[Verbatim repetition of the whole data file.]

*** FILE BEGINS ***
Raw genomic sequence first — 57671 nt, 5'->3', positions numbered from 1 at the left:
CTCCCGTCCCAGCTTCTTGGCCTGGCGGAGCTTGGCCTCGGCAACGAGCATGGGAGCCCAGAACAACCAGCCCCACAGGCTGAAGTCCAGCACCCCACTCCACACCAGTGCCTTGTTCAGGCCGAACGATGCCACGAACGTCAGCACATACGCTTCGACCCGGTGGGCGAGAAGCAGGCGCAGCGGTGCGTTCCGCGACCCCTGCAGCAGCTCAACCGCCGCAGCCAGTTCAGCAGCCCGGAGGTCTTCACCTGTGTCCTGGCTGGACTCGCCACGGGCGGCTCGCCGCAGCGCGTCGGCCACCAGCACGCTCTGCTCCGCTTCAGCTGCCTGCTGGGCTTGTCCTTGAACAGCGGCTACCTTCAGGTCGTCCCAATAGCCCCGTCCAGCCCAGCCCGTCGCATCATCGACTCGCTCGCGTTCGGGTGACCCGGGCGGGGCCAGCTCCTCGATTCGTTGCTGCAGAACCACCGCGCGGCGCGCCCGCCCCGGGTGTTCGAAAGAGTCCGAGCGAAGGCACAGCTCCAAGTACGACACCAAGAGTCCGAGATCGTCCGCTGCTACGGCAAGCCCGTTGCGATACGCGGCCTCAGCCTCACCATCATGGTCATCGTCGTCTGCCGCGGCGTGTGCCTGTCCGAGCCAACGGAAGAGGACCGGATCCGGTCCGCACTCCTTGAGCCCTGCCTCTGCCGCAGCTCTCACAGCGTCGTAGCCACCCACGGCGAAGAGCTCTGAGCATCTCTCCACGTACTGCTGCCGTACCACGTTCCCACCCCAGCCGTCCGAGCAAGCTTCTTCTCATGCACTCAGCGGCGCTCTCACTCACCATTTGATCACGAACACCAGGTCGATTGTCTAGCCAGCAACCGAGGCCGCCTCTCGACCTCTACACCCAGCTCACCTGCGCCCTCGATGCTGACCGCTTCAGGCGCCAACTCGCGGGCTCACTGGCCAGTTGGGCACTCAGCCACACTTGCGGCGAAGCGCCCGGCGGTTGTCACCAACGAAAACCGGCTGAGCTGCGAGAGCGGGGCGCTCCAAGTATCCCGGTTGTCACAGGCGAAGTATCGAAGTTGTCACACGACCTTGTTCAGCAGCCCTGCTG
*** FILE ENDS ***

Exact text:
Raw genomic sequence first — 57671 nt, 5'->3', positions numbered from 1 at the left:
CTCCCGTCCCAGCTTCTTGGCCTGGCGGAGCTTGGCCTCGGCAACGAGCATGGGAGCCCAGAACAACCAGCCCCACAGGCTGAAGTCCAGCACCCCACTCCACACCAGTGCCTTGTTCAGGCCGAACGATGCCACGAACGTCAGCACATACGCTTCGACCCGGTGGGCGAGAAGCAGGCGCAGCGGTGCGTTCCGCGACCCCTGCAGCAGCTCAACCGCCGCAGCCAGTTCAGCAGCCCGGAGGTCTTCACCTGTGTCCTGGCTGGACTCGCCACGGGCGGCTCGCCGCAGCGCGTCGGCCACCAGCACGCTCTGCTCCGCTTCAGCTGCCTGCTGGGCTTGTCCTTGAACAGCGGCTACCTTCAGGTCGTCCCAATAGCCCCGTCCAGCCCAGCCCGTCGCATCATCGACTCGCTCGCGTTCGGGTGACCCGGGCGGGGCCAGCTCCTCGATTCGTTGCTGCAGAACCACCGCGCGGCGCGCCCGCCCCGGGTGTTCGAAAGAGTCCGAGCGAAGGCACAGCTCCAAGTACGACACCAAGAGTCCGAGATCGTCCGCTGCTACGGCAAGCCCGTTGCGATACGCGGCCTCAGCCTCACCATCATGGTCATCGTCGTCTGCCGCGGCGTGTGCCTGTCCGAGCCAACGGAAGAGGACCGGATCCGGTCCGCACTCCTTGAGCCCTGCCTCTGCCGCAGCTCTCACAGCGTCGTAGCCACCCACGGCGAAGAGCTCTGAGCATCTCTCCACGTACTGCTGCCGTACCACGTTCCCACCCCAGCCGTCCGAGCAAGCTTCTTCTCATGCACTCAGCGGCGCTCTCACTCACCATTTGATCACGAACACCAGGTCGATTGTCTAGCCAGCAACCGAGGCCGCCTCTCGACCTCTACACCCAGCTCACCTGCGCCCTCGATGCTGACCGCTTCAGGCGCCAACTCGCGGGCTCACTGGCCAGTTGGGCACTCAGCCACACTTGCGGCGAAGCGCCCGGCGGTTGTCACCAACGAAAACCGGCTGAGCTGCGAGAGCGGGGCGCTCCAAGTATCCCGGTTGTCACAGGCGAAGTATCGAAGTTGTCACACGACCTTGTTCAGCAGCCCTGCTG